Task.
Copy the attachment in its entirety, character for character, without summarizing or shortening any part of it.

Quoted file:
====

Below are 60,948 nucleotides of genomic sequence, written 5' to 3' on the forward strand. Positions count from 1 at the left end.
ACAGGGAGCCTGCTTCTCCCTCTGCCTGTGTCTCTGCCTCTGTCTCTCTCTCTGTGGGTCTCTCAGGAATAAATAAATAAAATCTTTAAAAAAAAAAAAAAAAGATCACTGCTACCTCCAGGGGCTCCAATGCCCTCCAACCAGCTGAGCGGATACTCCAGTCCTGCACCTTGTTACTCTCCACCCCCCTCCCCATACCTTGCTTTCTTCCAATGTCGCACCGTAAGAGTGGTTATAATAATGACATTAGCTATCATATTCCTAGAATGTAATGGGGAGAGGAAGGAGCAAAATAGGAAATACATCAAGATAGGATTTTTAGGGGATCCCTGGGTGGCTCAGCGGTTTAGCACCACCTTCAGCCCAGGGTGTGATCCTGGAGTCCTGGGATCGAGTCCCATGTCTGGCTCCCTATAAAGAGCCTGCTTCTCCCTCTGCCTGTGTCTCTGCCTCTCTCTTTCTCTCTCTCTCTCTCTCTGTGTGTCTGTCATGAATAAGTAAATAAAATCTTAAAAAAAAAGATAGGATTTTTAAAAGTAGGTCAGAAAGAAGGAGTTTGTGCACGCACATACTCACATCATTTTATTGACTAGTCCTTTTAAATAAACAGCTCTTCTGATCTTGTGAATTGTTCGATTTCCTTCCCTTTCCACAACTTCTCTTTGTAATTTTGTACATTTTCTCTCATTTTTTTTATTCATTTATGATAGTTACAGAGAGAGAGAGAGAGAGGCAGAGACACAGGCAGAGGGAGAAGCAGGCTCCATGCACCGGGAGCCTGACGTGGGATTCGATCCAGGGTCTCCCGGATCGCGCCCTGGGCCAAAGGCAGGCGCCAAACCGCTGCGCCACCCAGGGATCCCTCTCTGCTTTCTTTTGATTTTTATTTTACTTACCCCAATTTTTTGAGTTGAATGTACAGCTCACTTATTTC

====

Below are 60,948 nucleotides of genomic sequence, written 5' to 3' on the forward strand. Positions count from 1 at the left end.
ACAGGGAGCCTGCTTCTCCCTCTGCCTGTGTCTCTGCCTCTGTCTCTCTCTCTGTGGGTCTCTCAGGAATAAATAAATAAAATCTTTAAAAAAAAAAAAAAAAGATCACTGCTACCTCCAGGGGCTCCAATGCCCTCCAACCAGCTGAGCGGATACTCCAGTCCTGCACCTTGTTACTCTCCACCCCCCTCCCCATACCTTGCTTTCTTCCAATGTCGCACCGTAAGAGTGGTTATAATAATGACATTAGCTATCATATTCCTAGAATGTAATGGGGAGAGGAAGGAGCAAAATAGGAAATACATCAAGATAGGATTTTTAGGGGATCCCTGGGTGGCTCAGCGGTTTAGCACCACCTTCAGCCCAGGGTGTGATCCTGGAGTCCTGGGATCGAGTCCCATGTCTGGCTCCCTATAAAGAGCCTGCTTCTCCCTCTGCCTGTGTCTCTGCCTCTCTCTTTCTCTCTCTCTCTCTCTCTGTGTGTCTGTCATGAATAAGTAAATAAAATCTTAAAAAAAAAGATAGGATTTTTAAAAGTAGGTCAGAAAGAAGGAGTTTGTGCACGCACATACTCACATCATTTTATTGACTAGTCCTTTTAAATAAACAGCTCTTCTGATCTTGTGAATTGTTCGATTTCCTTCCCTTTCCACAACTTCTCTTTGTAATTTTGTACATTTTCTCTCATTTTTTTTATTCATTTATGATAGTTACAGAGAGAGAGAGAGAGAGGCAGAGACACAGGCAGAGGGAGAAGCAGGCTCCATGCACCGGGAGCCTGACGTGGGATTCGATCCAGGGTCTCCCGGATCGCGCCCTGGGCCAAAGGCAGGCGCCAAACCGCTGCGCCACCCAGGGATCCCTCTCTGCTTTCTTTTGATTTTTATTTTACTTACCCCAATTTTTTGAGTTGAATGTACAGCTCACTTATTTC